Saturday, November 29, 2014

Star Wars The Force Awakens Trailer Insanity

Am I really writing a post about a movie trailer???  Yes, it seems I am, and sadly, it seems I'm not the only one.  I write when I have something to say and I'm tired of repeating myself.  And I most definitely have something to say about this.

For over a month now, people have been eagerly anticipating the release of this trailer.  And after all the hype and repeatedly being rickrolled, and forced (no pun intended) to watch some nice (and some not so nice) fan trailers, here is the moment you've all been waiting for:


Looks kind of cool, right?  Of course it looks cool!  It's a Star Wars trailer!  Nothing about that should ever suck!

Now, let's put things in perspective.

Good or bad, people love Star Wars.  It has embedded itself so deeply into our culture and we all feel it is an invaluable part of our lives.  We want it to be fun, and expect great things, but often we are disappointed.  We all have this collective vision of what Star Wars should be.  And on some rare occasions, we get our wish.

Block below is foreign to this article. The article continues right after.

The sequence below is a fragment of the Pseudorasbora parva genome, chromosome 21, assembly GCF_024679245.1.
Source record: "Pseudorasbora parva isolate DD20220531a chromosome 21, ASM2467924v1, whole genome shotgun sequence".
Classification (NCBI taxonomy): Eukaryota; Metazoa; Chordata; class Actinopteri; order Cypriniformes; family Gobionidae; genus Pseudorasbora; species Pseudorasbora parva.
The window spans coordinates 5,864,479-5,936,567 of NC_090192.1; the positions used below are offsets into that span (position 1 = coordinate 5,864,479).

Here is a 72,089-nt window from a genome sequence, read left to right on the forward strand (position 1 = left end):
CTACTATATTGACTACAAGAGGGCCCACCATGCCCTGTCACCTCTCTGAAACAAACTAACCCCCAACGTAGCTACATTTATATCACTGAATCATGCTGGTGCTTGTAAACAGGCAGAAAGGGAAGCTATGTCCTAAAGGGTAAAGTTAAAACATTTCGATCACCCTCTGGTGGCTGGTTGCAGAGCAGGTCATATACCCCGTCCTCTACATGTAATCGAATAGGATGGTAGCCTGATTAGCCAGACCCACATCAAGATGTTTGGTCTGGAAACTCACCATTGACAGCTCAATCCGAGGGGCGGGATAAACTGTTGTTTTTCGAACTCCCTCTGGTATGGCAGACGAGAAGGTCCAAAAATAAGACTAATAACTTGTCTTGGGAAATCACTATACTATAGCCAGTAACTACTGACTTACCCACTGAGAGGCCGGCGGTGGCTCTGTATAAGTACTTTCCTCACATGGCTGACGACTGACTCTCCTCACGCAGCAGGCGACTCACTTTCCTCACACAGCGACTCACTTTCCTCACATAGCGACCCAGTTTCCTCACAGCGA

But seriously, movie trailers are designed to be freakin' awesome!!  Have you ever watched a trailer that sucked?  I doubt any director is going to create a teaser with the worst parts of their movie to showcase.  And how often have you eagerly anticipated a movie based on an amazing trailer, and the movie was the biggest waste of time and money ever made?  So this teaser truly is a teaser.  It shows you one minute of footage from a movie that will most likely have 120 minutes total running time.  It's like hearing one note from a song and making the blind assumption that it will be the worlds greatest song ever.  It doesn't say much of anything really.

And now, let's explore the dark side...  J.J. Abrams.